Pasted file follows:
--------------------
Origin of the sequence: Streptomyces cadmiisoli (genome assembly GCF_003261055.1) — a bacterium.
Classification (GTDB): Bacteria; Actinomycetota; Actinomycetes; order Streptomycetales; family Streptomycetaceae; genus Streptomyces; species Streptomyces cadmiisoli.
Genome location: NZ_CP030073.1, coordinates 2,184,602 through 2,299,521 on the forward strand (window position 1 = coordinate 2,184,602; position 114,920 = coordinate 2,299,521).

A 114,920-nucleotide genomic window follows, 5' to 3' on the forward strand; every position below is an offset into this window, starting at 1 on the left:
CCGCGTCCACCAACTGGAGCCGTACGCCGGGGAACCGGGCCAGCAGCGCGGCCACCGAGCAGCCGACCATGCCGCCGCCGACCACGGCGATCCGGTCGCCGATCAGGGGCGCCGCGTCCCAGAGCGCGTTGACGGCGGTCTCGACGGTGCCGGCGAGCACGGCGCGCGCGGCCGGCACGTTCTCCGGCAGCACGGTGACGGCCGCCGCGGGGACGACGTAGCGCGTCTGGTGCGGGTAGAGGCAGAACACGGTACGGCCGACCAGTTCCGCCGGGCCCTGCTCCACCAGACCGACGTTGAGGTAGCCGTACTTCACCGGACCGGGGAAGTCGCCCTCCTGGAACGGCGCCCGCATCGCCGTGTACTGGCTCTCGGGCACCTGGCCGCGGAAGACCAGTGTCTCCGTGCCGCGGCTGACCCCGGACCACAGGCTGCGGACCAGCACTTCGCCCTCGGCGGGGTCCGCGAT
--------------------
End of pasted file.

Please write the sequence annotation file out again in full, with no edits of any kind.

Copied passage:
Origin of the sequence: Streptomyces cadmiisoli (genome assembly GCF_003261055.1) — a bacterium.
Classification (GTDB): Bacteria; Actinomycetota; Actinomycetes; order Streptomycetales; family Streptomycetaceae; genus Streptomyces; species Streptomyces cadmiisoli.
Genome location: NZ_CP030073.1, coordinates 2,184,602 through 2,299,521 on the forward strand (window position 1 = coordinate 2,184,602; position 114,920 = coordinate 2,299,521).

A 114,920-nucleotide genomic window follows, 5' to 3' on the forward strand; every position below is an offset into this window, starting at 1 on the left:
CCGCGTCCACCAACTGGAGCCGTACGCCGGGGAACCGGGCCAGCAGCGCGGCCACCGAGCAGCCGACCATGCCGCCGCCGACCACGGCGATCCGGTCGCCGATCAGGGGCGCCGCGTCCCAGAGCGCGTTGACGGCGGTCTCGACGGTGCCGGCGAGCACGGCGCGCGCGGCCGGCACGTTCTCCGGCAGCACGGTGACGGCCGCCGCGGGGACGACGTAGCGCGTCTGGTGCGGGTAGAGGCAGAACACGGTACGGCCGACCAGTTCCGCCGGGCCCTGCTCCACCAGACCGACGTTGAGGTAGCCGTACTTCACCGGACCGGGGAAGTCGCCCTCCTGGAACGGCGCCCGCATCGCCGTGTACTGGCTCTCGGGCACCTGGCCGCGGAAGACCAGTGTCTCCGTGCCGCGGCTGACCCCGGACCACAGGCTGCGGACCAGCACTTCGCCCTCGGCGGGGTCCGCGAT